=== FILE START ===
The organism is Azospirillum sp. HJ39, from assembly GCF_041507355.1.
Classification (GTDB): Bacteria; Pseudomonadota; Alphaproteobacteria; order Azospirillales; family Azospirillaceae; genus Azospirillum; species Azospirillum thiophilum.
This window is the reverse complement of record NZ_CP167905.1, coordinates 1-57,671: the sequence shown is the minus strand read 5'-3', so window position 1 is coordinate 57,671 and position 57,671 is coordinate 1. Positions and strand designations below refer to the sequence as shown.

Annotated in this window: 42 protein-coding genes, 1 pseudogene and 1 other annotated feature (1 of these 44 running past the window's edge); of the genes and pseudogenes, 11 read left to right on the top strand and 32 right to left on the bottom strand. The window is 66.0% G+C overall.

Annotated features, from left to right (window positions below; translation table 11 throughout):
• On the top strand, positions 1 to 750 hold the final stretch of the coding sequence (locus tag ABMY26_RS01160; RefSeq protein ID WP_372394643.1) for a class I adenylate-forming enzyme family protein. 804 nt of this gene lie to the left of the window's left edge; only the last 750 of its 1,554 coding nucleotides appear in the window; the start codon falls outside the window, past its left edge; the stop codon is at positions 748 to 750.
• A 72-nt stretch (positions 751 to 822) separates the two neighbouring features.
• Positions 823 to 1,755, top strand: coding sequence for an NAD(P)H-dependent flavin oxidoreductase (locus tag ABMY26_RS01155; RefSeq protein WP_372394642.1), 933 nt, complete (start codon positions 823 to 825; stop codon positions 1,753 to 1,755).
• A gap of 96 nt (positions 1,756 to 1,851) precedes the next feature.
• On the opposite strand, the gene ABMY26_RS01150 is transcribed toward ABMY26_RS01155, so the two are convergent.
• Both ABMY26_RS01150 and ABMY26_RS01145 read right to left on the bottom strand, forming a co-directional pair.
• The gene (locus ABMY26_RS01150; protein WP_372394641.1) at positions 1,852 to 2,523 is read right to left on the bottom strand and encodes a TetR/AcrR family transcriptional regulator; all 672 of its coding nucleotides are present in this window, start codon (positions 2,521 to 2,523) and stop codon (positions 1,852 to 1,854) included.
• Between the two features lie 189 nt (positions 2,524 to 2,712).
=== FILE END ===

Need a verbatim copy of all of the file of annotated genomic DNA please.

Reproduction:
The organism is Azospirillum sp. HJ39, from assembly GCF_041507355.1.
Classification (GTDB): Bacteria; Pseudomonadota; Alphaproteobacteria; order Azospirillales; family Azospirillaceae; genus Azospirillum; species Azospirillum thiophilum.
This window is the reverse complement of record NZ_CP167905.1, coordinates 1-57,671: the sequence shown is the minus strand read 5'-3', so window position 1 is coordinate 57,671 and position 57,671 is coordinate 1. Positions and strand designations below refer to the sequence as shown.

Annotated in this window: 42 protein-coding genes, 1 pseudogene and 1 other annotated feature (1 of these 44 running past the window's edge); of the genes and pseudogenes, 11 read left to right on the top strand and 32 right to left on the bottom strand. The window is 66.0% G+C overall.

Annotated features, from left to right (window positions below; translation table 11 throughout):
• On the top strand, positions 1 to 750 hold the final stretch of the coding sequence (locus tag ABMY26_RS01160; RefSeq protein ID WP_372394643.1) for a class I adenylate-forming enzyme family protein. 804 nt of this gene lie to the left of the window's left edge; only the last 750 of its 1,554 coding nucleotides appear in the window; the start codon falls outside the window, past its left edge; the stop codon is at positions 748 to 750.
• A 72-nt stretch (positions 751 to 822) separates the two neighbouring features.
• Positions 823 to 1,755, top strand: coding sequence for an NAD(P)H-dependent flavin oxidoreductase (locus tag ABMY26_RS01155; RefSeq protein WP_372394642.1), 933 nt, complete (start codon positions 823 to 825; stop codon positions 1,753 to 1,755).
• A gap of 96 nt (positions 1,756 to 1,851) precedes the next feature.
• On the opposite strand, the gene ABMY26_RS01150 is transcribed toward ABMY26_RS01155, so the two are convergent.
• Both ABMY26_RS01150 and ABMY26_RS01145 read right to left on the bottom strand, forming a co-directional pair.
• The gene (locus ABMY26_RS01150; protein WP_372394641.1) at positions 1,852 to 2,523 is read right to left on the bottom strand and encodes a TetR/AcrR family transcriptional regulator; all 672 of its coding nucleotides are present in this window, start codon (positions 2,521 to 2,523) and stop codon (positions 1,852 to 1,854) included.
• Between the two features lie 189 nt (positions 2,524 to 2,712).